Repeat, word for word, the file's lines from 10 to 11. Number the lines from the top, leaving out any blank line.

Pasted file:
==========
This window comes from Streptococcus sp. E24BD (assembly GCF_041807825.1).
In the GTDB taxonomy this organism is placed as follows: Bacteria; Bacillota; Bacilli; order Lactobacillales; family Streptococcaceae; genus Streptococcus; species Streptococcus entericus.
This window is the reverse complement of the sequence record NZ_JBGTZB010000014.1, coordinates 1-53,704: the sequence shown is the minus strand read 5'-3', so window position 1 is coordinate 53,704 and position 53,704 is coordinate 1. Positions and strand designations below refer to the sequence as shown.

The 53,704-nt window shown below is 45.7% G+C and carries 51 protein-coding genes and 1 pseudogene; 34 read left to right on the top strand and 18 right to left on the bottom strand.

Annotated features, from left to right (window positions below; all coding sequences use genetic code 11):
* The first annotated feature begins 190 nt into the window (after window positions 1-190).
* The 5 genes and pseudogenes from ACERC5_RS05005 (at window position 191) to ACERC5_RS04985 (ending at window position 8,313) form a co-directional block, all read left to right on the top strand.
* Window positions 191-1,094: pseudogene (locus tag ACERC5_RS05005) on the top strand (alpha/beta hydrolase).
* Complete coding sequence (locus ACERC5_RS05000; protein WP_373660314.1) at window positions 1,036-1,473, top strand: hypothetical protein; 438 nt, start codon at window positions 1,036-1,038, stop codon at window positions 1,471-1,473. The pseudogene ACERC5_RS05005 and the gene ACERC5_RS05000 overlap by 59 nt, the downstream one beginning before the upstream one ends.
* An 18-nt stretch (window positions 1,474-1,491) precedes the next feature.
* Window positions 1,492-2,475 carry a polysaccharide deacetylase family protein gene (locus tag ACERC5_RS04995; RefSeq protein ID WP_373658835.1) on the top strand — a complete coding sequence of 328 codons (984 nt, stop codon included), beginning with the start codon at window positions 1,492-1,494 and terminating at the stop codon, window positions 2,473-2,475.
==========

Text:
* An 18-nt stretch (window positions 1,474-1,491) precedes the next feature.
* Window positions 1,492-2,475 carry a polysaccharide deacetylase family protein gene (locus tag ACERC5_RS04995; RefSeq protein ID WP_373658835.1) on the top strand — a complete coding sequence of 328 codons (984 nt, stop codon included), beginning with the start codon at window positions 1,492-1,494 and terminating at the stop codon, window positions 2,473-2,475.